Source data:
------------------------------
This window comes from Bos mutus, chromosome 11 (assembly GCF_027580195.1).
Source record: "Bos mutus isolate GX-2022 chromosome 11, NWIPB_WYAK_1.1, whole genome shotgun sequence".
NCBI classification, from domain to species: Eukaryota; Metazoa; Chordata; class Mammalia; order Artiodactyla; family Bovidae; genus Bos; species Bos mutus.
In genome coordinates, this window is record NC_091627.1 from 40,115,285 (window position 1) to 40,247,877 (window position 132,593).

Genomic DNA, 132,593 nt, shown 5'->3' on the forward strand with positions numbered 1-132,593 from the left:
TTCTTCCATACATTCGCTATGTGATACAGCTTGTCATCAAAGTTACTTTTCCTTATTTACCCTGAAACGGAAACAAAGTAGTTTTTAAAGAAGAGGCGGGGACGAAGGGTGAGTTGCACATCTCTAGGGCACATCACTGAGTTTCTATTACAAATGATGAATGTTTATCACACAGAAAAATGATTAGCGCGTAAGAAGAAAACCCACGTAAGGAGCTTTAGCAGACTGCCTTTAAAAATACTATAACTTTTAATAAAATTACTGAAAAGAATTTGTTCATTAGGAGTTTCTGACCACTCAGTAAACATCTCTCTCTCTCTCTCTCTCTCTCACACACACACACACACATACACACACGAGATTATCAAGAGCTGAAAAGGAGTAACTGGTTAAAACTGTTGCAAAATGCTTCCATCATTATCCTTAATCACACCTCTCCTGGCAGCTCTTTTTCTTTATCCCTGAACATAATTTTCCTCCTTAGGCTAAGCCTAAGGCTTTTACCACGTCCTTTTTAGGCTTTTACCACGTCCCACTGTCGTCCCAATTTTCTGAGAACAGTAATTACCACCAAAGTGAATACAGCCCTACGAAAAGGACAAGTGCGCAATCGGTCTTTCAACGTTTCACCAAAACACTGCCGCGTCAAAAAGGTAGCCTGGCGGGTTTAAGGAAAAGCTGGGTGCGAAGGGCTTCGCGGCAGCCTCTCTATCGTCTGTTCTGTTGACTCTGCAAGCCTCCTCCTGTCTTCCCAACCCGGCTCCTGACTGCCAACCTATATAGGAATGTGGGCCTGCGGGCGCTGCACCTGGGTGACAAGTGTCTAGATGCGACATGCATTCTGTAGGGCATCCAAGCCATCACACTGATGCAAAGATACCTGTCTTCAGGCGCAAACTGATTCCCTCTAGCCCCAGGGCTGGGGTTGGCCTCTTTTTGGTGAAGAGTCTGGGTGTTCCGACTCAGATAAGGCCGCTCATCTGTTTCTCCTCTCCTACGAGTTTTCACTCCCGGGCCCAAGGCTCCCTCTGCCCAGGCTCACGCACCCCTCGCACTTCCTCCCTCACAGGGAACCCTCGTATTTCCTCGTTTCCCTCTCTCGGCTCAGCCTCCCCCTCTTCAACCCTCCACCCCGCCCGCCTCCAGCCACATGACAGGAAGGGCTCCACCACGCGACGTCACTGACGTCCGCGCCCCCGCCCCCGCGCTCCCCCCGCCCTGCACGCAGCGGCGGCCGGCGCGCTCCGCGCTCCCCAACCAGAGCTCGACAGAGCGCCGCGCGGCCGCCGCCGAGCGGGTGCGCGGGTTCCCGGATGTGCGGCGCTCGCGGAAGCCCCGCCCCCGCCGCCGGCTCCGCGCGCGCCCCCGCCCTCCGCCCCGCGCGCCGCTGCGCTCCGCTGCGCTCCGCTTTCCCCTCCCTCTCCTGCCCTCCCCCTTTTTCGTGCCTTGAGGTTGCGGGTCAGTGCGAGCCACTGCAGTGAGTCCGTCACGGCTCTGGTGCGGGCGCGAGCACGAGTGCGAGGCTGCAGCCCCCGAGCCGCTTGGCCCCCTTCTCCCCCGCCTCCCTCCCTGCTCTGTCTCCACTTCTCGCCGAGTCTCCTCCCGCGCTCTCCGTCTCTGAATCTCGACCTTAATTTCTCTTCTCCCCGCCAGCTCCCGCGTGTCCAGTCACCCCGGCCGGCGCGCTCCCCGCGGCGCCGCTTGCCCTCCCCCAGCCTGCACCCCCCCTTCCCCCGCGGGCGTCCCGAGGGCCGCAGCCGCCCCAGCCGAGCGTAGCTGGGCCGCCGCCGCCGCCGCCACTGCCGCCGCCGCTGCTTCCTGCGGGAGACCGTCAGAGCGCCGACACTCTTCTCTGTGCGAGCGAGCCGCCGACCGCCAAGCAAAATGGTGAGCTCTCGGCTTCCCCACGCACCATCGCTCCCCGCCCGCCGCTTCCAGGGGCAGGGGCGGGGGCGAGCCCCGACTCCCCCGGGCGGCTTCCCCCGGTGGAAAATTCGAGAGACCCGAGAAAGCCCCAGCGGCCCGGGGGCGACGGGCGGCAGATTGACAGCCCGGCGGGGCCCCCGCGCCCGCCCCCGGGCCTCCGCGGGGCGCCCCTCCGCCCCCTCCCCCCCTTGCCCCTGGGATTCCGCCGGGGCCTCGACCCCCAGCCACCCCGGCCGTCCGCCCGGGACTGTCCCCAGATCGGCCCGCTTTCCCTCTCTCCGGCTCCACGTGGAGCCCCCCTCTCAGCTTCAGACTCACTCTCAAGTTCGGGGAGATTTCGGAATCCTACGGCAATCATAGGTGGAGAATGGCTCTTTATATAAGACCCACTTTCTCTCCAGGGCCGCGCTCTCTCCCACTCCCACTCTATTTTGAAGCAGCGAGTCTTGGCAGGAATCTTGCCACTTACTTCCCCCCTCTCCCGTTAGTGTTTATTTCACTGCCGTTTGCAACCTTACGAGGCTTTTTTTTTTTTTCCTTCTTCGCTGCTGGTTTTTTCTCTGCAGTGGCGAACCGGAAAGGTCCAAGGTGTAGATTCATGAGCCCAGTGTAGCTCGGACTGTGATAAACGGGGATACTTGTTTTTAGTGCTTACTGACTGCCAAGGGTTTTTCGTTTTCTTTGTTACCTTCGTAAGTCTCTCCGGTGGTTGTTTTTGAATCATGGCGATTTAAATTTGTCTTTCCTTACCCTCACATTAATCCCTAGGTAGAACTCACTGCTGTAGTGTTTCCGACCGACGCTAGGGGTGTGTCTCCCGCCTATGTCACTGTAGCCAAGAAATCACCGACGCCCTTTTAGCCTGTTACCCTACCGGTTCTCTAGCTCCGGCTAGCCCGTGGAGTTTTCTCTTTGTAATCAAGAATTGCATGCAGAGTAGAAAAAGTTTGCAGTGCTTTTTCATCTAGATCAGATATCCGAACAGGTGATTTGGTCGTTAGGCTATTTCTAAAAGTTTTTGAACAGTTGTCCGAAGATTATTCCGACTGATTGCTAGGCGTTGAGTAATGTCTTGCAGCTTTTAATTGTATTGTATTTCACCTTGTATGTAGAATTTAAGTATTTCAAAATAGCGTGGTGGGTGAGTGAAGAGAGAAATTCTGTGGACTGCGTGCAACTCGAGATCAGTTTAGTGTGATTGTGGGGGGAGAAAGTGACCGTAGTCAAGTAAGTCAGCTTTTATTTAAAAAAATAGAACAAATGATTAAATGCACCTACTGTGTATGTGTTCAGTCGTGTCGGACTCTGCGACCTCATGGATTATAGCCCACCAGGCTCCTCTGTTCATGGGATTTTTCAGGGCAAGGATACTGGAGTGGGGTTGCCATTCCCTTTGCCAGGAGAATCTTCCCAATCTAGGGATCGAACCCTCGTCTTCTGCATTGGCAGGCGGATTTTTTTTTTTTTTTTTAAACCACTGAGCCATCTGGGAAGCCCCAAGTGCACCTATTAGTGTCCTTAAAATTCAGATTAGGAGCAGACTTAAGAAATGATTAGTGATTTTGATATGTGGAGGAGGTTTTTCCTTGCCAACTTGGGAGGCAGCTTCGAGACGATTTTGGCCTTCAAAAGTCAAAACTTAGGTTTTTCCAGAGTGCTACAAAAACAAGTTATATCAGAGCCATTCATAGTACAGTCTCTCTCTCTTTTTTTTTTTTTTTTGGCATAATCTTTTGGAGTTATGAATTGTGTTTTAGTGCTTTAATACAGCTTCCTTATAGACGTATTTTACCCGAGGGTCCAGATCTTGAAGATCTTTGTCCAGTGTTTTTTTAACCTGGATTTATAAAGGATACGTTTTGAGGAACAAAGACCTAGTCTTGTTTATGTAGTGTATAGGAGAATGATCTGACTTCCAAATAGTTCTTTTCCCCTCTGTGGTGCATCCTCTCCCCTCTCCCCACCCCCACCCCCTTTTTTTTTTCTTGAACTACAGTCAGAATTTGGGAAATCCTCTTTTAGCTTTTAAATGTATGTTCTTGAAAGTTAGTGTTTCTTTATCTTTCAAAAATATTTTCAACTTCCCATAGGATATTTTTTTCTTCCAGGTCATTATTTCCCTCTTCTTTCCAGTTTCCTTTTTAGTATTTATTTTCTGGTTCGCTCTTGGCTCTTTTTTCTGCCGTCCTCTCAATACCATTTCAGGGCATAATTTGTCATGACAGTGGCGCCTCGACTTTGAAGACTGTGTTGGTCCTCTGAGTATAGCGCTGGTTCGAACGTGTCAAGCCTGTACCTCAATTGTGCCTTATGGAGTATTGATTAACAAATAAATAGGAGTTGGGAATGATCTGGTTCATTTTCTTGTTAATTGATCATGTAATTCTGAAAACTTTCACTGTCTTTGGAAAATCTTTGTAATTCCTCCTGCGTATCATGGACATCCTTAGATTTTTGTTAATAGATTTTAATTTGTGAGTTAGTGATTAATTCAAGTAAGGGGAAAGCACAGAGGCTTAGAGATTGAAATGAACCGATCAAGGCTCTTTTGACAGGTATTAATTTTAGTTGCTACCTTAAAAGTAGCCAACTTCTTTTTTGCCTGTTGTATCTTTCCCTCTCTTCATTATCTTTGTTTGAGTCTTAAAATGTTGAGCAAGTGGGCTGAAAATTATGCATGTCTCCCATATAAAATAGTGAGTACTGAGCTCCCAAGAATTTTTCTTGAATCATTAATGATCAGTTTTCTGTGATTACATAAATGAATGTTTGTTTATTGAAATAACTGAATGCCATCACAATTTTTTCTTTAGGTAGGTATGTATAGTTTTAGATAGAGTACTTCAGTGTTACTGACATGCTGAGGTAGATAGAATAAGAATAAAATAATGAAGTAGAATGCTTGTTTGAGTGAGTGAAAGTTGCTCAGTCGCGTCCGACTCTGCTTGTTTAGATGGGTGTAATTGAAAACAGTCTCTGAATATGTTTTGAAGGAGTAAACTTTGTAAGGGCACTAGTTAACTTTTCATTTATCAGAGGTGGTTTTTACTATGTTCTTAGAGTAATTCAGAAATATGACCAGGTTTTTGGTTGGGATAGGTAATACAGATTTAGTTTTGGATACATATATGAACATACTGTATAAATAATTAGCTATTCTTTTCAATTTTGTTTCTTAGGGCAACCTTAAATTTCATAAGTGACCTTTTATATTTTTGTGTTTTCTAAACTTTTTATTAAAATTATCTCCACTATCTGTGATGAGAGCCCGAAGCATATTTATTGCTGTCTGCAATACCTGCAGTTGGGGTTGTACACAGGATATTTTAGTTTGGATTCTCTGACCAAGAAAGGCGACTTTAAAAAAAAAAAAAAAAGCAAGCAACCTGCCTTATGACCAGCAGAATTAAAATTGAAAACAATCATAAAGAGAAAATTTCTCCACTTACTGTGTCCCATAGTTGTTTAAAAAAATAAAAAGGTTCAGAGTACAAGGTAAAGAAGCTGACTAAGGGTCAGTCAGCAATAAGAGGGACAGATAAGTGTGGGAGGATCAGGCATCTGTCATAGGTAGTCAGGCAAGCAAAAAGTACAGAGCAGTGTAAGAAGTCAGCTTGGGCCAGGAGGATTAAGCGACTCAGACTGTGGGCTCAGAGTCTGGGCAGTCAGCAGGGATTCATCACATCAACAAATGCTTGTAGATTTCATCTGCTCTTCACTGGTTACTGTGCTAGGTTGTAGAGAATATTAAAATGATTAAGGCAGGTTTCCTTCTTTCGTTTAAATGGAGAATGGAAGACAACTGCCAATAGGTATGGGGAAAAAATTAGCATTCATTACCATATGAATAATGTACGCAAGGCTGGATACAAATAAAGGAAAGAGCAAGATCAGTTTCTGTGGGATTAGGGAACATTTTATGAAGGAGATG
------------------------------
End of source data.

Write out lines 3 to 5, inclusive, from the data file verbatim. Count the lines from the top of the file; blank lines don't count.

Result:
NCBI classification, from domain to species: Eukaryota; Metazoa; Chordata; class Mammalia; order Artiodactyla; family Bovidae; genus Bos; species Bos mutus.
In genome coordinates, this window is record NC_091627.1 from 40,115,285 (window position 1) to 40,247,877 (window position 132,593).

Genomic DNA, 132,593 nt, shown 5'->3' on the forward strand with positions numbered 1-132,593 from the left: